Tuesday, March 30, 2010
Now, moving from the ridiculous to the sublime: I mentioned last week that we were due to engage the question of the Desert Island Test in class, as a way of backing into a discussion of criteria of worth. Students submitted a variety of choices. Among the first to be discussed were a pair of pictorial designers par excellence: Alphonse Mucha, the Czech master of Art Nouveau, and his American admirer and imitator, J.C. Leyendecker.
The arguments offered in defense of these choices were aesthetic: these works offer formal pleasure, or the intellectual stimulation afforded by the well-made thing. It was also suggested, if less forcefully, that formal pleasure entails an emotional experience, by definition.
By contrast, another student submitted the example of Banksy, the British street artist who responds to social conditions with grafittish gestures. Here the argument was based on social relevance and currency, in addition to the skill and visual power of the work. It was observed that acutely social work–like up-to-the-minute popular music, stirring via the thrill of now, exactly now!–might well lose its force on a desert island. The solitude of such a setting might well argue against relevance as typically understood. Even so, to formal pleasure we may add social relevance as a criterion of record.
One student, who did not attend the session, had offered Hokusai as an exemplar. Another, pinch-hitting, stepped in to argue that a View of Mt. Fuji offered formal pleasure as well as spiritual value.
We looked at Bernini's Apollo and Daphne, offered by another student as an unlikely item to get in a suitcase, but nonetheless desirable if transportation could be managed. Discussion of the sculpture (among the small number who had been its presence, at the Borghese Palace in Rome) focused on the transcendent power of the object, which I can well vouch for. A totally astonishing thing; breathtaking. Bernini–an artist and architect of fantastic skill and range–raised the question of ambition. Perhaps the most nourishing works (or sets of them attributed to a single creator, as per the coffee table book) were likely to be those of high ambition.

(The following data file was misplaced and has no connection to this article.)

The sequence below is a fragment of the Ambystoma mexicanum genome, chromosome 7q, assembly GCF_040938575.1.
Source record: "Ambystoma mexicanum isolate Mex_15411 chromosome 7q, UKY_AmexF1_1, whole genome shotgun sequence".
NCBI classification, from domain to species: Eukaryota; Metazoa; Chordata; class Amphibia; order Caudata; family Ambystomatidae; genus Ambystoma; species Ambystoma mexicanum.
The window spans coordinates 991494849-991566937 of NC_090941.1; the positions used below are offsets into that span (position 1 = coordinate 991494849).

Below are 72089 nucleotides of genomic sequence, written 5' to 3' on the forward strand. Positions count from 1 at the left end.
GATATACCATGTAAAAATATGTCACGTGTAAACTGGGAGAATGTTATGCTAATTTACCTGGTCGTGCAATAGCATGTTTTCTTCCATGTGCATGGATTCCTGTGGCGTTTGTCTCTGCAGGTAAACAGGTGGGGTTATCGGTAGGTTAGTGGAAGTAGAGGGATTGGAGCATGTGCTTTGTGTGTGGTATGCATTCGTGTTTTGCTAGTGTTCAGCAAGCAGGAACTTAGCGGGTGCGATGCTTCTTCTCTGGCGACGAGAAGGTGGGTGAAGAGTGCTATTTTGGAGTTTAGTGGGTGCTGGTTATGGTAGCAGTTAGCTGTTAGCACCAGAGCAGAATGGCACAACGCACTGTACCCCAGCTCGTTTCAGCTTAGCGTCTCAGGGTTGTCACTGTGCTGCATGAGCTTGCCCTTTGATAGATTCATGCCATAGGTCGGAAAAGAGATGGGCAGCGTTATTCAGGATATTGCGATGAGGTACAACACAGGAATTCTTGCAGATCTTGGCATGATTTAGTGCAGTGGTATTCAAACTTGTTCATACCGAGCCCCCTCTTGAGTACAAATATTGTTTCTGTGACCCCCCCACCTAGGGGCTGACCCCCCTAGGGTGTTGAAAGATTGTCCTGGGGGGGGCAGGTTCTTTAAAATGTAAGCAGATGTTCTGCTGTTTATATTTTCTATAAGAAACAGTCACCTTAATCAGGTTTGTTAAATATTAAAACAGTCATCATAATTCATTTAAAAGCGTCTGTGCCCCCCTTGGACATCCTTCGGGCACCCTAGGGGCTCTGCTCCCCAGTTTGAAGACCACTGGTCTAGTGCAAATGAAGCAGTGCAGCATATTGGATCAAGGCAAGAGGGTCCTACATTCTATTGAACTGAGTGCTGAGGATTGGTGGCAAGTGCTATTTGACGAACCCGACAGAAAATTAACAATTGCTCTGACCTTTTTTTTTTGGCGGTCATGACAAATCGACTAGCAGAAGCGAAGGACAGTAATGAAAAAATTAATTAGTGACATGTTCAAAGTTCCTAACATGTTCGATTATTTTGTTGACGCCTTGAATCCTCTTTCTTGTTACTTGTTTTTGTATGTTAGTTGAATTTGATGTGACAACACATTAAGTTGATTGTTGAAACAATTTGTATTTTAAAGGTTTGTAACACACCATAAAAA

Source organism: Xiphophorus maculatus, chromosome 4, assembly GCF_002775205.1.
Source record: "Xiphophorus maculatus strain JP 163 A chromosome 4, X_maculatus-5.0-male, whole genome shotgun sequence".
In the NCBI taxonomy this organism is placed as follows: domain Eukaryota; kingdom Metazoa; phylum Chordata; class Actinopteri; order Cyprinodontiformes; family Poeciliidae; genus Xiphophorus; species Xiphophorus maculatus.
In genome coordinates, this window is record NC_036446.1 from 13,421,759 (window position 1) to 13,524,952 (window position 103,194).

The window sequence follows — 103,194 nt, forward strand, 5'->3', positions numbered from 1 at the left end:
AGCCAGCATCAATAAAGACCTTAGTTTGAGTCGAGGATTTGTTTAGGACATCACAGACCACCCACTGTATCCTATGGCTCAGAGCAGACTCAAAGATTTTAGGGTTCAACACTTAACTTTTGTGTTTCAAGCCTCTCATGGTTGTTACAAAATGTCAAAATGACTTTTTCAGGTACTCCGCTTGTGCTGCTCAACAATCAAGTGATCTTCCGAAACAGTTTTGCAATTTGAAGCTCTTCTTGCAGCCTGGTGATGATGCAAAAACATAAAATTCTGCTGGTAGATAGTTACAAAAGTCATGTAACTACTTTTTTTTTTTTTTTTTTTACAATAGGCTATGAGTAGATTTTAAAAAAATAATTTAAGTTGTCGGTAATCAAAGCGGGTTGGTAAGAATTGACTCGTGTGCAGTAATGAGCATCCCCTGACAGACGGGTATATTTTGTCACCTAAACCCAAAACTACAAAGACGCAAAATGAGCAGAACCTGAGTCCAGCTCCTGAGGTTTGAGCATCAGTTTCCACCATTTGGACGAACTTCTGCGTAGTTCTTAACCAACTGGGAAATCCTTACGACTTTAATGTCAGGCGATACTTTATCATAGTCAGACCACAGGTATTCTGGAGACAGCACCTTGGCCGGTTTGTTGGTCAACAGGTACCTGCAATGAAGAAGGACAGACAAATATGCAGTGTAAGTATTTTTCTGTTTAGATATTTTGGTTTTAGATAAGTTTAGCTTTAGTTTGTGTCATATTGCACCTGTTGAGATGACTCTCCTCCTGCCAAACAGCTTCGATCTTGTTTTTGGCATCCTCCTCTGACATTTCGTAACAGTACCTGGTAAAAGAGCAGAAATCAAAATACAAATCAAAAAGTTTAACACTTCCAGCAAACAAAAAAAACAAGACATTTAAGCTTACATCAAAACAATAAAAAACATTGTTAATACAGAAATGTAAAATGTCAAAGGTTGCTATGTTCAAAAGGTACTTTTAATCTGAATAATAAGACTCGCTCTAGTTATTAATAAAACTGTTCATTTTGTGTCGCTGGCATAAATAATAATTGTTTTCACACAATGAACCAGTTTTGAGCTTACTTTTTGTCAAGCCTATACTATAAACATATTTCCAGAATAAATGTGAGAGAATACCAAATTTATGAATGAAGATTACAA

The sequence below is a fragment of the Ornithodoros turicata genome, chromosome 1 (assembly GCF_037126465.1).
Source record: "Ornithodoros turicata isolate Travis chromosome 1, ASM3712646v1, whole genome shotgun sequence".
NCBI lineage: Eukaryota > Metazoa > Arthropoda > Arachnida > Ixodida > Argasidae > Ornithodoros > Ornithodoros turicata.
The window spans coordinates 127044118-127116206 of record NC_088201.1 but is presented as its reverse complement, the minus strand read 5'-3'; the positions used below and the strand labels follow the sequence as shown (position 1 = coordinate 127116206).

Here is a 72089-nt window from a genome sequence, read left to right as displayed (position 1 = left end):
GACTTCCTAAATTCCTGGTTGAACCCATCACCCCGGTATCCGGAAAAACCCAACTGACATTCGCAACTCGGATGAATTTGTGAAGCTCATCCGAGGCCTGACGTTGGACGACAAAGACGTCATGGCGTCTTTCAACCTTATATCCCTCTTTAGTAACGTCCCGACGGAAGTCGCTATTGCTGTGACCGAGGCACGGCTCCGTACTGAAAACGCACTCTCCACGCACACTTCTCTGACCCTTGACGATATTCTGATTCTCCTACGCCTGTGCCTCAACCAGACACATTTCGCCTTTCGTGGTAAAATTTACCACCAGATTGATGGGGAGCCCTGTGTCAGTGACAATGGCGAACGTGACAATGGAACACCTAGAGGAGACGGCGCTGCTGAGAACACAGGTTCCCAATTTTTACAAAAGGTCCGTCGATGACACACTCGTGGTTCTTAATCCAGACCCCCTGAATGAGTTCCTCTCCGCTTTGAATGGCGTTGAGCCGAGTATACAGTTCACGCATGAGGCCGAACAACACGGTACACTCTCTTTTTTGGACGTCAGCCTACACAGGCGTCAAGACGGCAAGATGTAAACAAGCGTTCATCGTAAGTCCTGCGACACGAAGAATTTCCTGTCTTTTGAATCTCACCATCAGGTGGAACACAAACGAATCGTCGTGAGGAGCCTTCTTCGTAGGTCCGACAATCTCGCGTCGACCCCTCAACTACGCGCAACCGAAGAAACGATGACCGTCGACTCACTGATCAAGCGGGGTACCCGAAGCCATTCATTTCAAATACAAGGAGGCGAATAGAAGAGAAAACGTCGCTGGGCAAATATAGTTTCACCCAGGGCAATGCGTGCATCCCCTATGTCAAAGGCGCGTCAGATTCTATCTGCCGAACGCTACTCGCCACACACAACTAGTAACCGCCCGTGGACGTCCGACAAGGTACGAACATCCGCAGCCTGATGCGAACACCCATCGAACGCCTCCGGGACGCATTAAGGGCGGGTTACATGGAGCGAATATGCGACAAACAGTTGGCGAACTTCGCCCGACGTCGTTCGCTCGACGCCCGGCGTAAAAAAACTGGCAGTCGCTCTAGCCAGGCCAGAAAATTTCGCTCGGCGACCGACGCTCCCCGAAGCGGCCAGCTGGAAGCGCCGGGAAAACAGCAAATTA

Finally Bill Watterson's "Calvin and Hobbes" received a vote for the sense of recognition his work creates in the viewer. That is, the evocation of "universal" childhood experiences warms the heart and creates a connection between artist and audience member. In addition, this image shows Watterson engaging the history of his own medium, by quoting Thomas Nast. Such signalling of self-awareness, known as intertextuality, is often cited as a marker of big-time art.
When you write them all down, the criteria established in our discussion were:
These criteria give us a good start toward establishing a critical method for engaging and evaluating works, projects, careers, even schools and eras.
Does this summary correctly record your sense of our discussion?
Is there a missing criterion, one we didn't come across or recognize?
Emotional power is not explicitly included in these criteria. Is it implicit within others?
Think of an unambiguously important figure. Does s/he embody a value that isn't listed?
Please provide your thoughts in the comment section. And stay tuned for an opportunity to apply these criteria in another post...
Monday, March 29, 2010
Here's some breaking news of dubious import. Following my snarky assessment of college sports mascots in St. Louis Magazine (scroll down a bit) I got a call from Fox 2 News in St. Louis. Would I be willing to appear on Tuesday's morning show to discuss my views on guys in foam rubber suits? On what grounds do you say no to such a request, given the goofiness you have already committed to print? Exactly.
I go on at 9:10. Go figure.
Friday, March 26, 2010
About a month ago I got a call from Jeanette Cooperman, a reporter for St. Louis Magazine, asking whether I would be able to write a few thoughts about the relative effectiveness of college sports mascots, with particular emphasis on local schools: the Saint Louis University Billikens and Missouri Tigers. (The University of Missouri-St. Louis has unveiled a new mascot, the Triton, which occasioned the miniature feature she had in mind.)